I belong to a Facebook group dedicated to the counter revolution. It is basically a monarchist group, with a predominantly Catholic membership, many of whom are Traditionalist. Recently someone created a poll with four choices, 'Do you prefer, 1) Absolute Monarchy, 2) Constitutional Monarchy (executive), 3) Other, 4) Constitutional Monarchy (ceremonial)?'
I have been amazed at the results. A large majority of the membership has opted for Absolute Monarchy. Why am I surprised? Because the concept of absolute monarchy is a pagan concept, rooted in the Roman Imperial idea that the monarch is the sole source of law. It had been totally forgotten in the Catholic Kingdoms of the Middle Ages since the Roman Law had been lost, only being rediscovered in the 11th century.
By then, the Office of Kingship had organically developed into what I'm sure the creator of the poll would consider Constitutional Monarchy (executive). The power of the King was hedged round by the Church, the Liberties of free men and the Corporations, which included cities, universities, guilds, etc.
As an example, in Magna Carta of 1215 in its very first article, King John says, 'FIRST, THAT WE HAVE GRANTED TO GOD, and by this present charter have confirmed for us and our heirs in perpetuity, that the English Church shall be free, and shall have its rights undiminished, and its liberties unimpaired. (This article was obviously violated by the heresiarch Henry VIII in his striving for absolutism.) In the second article, he says, 'TO ALL FREE MEN OF OUR KINGDOM we have also granted, for us and our heirs for ever, all the liberties written out below, to have and to keep for them and their heirs, of us and our heirs:', followed by a lengthy list of what the king cannot do. In the 13th article, King John stated, 'The city of London shall enjoy all its ancient liberties and free customs, both by land and by water. We also will and grant that all other cities, boroughs, towns, and ports shall enjoy all their liberties and free customs.'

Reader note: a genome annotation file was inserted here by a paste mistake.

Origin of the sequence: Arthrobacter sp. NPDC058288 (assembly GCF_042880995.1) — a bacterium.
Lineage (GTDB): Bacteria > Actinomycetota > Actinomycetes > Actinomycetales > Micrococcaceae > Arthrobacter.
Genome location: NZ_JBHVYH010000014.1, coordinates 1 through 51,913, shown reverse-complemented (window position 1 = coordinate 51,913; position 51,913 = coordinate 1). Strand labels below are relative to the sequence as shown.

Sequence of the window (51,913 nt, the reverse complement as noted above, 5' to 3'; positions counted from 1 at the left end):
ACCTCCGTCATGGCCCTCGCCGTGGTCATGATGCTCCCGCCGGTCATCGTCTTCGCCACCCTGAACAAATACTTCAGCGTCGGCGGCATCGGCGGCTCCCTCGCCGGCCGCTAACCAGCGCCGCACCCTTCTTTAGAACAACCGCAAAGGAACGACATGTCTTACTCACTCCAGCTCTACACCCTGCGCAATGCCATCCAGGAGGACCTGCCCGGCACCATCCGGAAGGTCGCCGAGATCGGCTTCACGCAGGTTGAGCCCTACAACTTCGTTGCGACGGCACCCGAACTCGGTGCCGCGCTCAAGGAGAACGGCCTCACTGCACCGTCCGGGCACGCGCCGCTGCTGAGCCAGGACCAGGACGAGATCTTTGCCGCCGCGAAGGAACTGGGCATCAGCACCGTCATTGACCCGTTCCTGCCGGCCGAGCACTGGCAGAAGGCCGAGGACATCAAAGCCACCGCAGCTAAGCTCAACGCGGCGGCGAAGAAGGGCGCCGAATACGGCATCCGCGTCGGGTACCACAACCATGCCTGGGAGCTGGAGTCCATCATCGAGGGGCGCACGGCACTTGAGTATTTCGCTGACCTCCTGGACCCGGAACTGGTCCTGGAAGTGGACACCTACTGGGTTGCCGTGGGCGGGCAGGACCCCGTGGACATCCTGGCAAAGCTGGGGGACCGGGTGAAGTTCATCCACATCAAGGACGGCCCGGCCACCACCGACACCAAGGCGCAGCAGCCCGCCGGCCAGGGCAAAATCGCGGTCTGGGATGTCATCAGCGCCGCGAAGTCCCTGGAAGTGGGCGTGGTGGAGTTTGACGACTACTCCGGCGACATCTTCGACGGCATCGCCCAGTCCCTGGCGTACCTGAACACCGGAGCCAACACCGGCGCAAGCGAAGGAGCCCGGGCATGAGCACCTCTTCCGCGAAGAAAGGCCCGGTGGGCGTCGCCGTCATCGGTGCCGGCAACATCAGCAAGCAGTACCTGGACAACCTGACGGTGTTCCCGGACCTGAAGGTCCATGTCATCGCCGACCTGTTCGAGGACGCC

Far from the king being absolute and the source of law, the mediæval king was rex sub lege, a 'king under the law'. In fact, St Thomas Aquinas wrote a treatise on monarchy, titled De regno, ad regem Cypri in which he explains that a monarchy, with some limitations set by an aristocracy and democratic elements, was the best and most just form of government. He also emphasised the monarch's duty to uphold the divine and natural law and abide by limitations imposed on the monarch by custom and existing law. He taught that kings are God's representatives in their territories. But the church, represented by the popes, is above the king in matters of doctrine and morality. As a consequence, the kings and other worldly rulers are obliged to adapt their laws to the Catholic church's doctrines and ethics, which of course the theorists of absolute monarchy implicitly deny.
The concept of absolute monarchy or the divine right of kings, 'kicked around' for quite awhile, after the Reception of Roman Law, some kings trying to establish absolutism, but being successfully resisted. It wasn't until the Renaissance and the Protestant Deformation that the concept got traction. Renaissance Humanism with its return to Classical sources soon lent its hand to the protestant princes who wanted to control the Church in their realms.
In fact, one of the earliest theorists of a complete theory of absolute monarchy or the divine right of kings was the Calvinist James VI&I of Scotland and England in his works, 'The Trve Lawe of free Monarchies: Or, The Reciprock and Mvtvall Dvtie Betwixt a free King, and his naturall Subiectes' and 'Basilikon Doron'.
When it was taken up by the Catholic Kings of France, it led inexorably to the heresy of Gallicanism, which made its own the heresy of Conciliarism. The Church resisted French absolutism vigourously, but it held on tenuously until the Revolution destroyed the monarchy.
In conclusion I am amazed at the number of Catholics who hold a pagan/protestant political philosophy which inevitably leads to heresy.